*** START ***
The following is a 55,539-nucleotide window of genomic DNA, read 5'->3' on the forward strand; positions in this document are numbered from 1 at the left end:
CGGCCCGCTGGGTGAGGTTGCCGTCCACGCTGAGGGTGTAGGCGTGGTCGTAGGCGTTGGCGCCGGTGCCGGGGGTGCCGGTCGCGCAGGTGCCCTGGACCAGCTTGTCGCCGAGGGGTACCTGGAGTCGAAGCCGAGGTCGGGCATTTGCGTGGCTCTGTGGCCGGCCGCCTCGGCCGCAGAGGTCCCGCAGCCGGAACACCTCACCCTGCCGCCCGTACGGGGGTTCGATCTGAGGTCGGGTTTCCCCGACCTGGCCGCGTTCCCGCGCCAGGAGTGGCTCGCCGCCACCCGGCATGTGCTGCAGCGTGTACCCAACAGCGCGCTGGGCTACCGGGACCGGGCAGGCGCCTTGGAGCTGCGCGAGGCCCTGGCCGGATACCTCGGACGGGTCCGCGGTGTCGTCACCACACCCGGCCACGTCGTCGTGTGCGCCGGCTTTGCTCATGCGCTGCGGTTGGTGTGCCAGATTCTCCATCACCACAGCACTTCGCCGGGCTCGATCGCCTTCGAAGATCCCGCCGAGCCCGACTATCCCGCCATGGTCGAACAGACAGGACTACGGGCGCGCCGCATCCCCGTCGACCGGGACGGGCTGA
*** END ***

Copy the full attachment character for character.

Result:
The following is a 55,539-nucleotide window of genomic DNA, read 5'->3' on the forward strand; positions in this document are numbered from 1 at the left end:
CGGCCCGCTGGGTGAGGTTGCCGTCCACGCTGAGGGTGTAGGCGTGGTCGTAGGCGTTGGCGCCGGTGCCGGGGGTGCCGGTCGCGCAGGTGCCCTGGACCAGCTTGTCGCCGAGGGGTACCTGGAGTCGAAGCCGAGGTCGGGCATTTGCGTGGCTCTGTGGCCGGCCGCCTCGGCCGCAGAGGTCCCGCAGCCGGAACACCTCACCCTGCCGCCCGTACGGGGGTTCGATCTGAGGTCGGGTTTCCCCGACCTGGCCGCGTTCCCGCGCCAGGAGTGGCTCGCCGCCACCCGGCATGTGCTGCAGCGTGTACCCAACAGCGCGCTGGGCTACCGGGACCGGGCAGGCGCCTTGGAGCTGCGCGAGGCCCTGGCCGGATACCTCGGACGGGTCCGCGGTGTCGTCACCACACCCGGCCACGTCGTCGTGTGCGCCGGCTTTGCTCATGCGCTGCGGTTGGTGTGCCAGATTCTCCATCACCACAGCACTTCGCCGGGCTCGATCGCCTTCGAAGATCCCGCCGAGCCCGACTATCCCGCCATGGTCGAACAGACAGGACTACGGGCGCGCCGCATCCCCGTCGACCGGGACGGGCTGA